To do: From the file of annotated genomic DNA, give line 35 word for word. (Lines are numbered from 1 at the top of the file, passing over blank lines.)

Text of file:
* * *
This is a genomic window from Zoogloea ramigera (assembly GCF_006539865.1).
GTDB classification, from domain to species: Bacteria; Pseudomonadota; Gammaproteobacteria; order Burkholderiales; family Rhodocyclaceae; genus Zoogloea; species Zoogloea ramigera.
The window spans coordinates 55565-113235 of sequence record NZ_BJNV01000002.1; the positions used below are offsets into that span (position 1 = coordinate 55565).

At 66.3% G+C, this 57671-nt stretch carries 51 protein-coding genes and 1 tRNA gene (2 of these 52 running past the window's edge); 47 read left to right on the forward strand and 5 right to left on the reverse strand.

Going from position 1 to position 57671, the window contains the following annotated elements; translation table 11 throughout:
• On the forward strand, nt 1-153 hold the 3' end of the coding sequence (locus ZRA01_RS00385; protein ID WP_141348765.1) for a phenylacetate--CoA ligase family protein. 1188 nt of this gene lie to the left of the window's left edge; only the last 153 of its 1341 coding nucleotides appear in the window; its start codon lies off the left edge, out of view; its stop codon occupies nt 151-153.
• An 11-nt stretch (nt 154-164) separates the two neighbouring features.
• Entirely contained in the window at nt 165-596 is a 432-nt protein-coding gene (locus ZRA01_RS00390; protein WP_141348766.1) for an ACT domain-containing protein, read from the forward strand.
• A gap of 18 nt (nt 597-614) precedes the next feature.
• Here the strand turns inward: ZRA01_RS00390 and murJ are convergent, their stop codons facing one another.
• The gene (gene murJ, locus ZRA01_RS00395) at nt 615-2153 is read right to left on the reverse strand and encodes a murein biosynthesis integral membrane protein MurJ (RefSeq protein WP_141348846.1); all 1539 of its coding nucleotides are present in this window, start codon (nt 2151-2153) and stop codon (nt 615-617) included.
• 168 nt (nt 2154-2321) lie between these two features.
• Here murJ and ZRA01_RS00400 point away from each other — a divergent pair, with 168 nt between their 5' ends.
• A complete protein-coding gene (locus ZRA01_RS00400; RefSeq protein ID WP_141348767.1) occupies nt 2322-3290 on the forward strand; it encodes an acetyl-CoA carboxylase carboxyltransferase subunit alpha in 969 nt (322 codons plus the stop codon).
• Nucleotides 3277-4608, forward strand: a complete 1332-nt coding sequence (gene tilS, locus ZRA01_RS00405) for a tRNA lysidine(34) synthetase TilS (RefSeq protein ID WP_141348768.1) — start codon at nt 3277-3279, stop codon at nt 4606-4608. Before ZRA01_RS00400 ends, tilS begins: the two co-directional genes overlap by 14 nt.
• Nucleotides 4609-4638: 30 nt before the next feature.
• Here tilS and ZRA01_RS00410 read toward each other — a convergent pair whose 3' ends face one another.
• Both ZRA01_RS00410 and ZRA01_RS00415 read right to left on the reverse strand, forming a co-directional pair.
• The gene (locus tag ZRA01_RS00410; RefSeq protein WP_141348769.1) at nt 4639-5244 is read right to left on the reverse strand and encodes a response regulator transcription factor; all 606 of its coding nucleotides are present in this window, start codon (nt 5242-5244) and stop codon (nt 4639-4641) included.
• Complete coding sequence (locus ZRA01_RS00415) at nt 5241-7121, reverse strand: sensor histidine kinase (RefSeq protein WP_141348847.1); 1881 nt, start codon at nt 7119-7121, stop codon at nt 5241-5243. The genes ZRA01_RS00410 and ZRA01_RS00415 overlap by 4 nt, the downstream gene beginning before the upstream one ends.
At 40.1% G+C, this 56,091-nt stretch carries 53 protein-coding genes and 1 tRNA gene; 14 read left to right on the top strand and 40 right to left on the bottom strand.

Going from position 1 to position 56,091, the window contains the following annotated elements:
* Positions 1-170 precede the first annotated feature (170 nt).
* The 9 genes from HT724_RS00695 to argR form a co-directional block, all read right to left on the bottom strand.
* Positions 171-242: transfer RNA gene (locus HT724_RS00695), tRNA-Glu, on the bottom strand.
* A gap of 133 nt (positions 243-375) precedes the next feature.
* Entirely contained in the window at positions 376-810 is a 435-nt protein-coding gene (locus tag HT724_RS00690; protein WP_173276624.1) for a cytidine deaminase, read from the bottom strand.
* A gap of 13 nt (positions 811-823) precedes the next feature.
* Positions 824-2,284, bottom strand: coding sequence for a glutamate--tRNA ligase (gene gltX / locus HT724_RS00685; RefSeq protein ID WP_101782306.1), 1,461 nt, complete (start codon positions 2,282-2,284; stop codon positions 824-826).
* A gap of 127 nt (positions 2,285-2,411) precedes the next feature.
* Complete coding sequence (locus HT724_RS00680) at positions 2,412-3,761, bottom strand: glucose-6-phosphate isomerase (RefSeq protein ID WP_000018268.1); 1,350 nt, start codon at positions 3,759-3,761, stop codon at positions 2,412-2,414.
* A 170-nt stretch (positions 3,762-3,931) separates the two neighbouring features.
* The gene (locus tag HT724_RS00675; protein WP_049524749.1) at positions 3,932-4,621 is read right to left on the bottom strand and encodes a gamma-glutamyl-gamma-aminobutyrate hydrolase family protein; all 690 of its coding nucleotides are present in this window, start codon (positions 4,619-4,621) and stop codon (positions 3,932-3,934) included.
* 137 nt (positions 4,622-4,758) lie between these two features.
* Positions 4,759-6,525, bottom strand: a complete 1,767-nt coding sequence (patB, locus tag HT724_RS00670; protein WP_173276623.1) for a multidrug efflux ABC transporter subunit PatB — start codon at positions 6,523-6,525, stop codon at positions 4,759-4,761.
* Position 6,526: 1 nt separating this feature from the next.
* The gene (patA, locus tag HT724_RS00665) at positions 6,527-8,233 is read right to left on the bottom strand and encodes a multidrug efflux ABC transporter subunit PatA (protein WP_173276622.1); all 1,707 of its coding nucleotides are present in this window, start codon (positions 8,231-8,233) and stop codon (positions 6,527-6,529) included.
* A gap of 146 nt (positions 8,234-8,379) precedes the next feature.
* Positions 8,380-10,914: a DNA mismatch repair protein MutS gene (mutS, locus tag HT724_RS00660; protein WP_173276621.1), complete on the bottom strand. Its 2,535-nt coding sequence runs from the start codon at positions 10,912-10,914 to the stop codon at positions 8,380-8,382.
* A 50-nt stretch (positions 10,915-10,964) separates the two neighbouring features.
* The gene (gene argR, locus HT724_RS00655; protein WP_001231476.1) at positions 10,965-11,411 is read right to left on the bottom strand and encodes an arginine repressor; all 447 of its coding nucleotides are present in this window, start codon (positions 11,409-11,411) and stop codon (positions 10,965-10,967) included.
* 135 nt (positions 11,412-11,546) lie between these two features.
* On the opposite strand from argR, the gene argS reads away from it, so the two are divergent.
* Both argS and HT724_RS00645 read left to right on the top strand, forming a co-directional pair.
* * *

* Positions 4,759-6,525, bottom strand: a complete 1,767-nt coding sequence (patB, locus tag HT724_RS00670; protein WP_173276623.1) for a multidrug efflux ABC transporter subunit PatB — start codon at positions 6,523-6,525, stop codon at positions 4,759-4,761.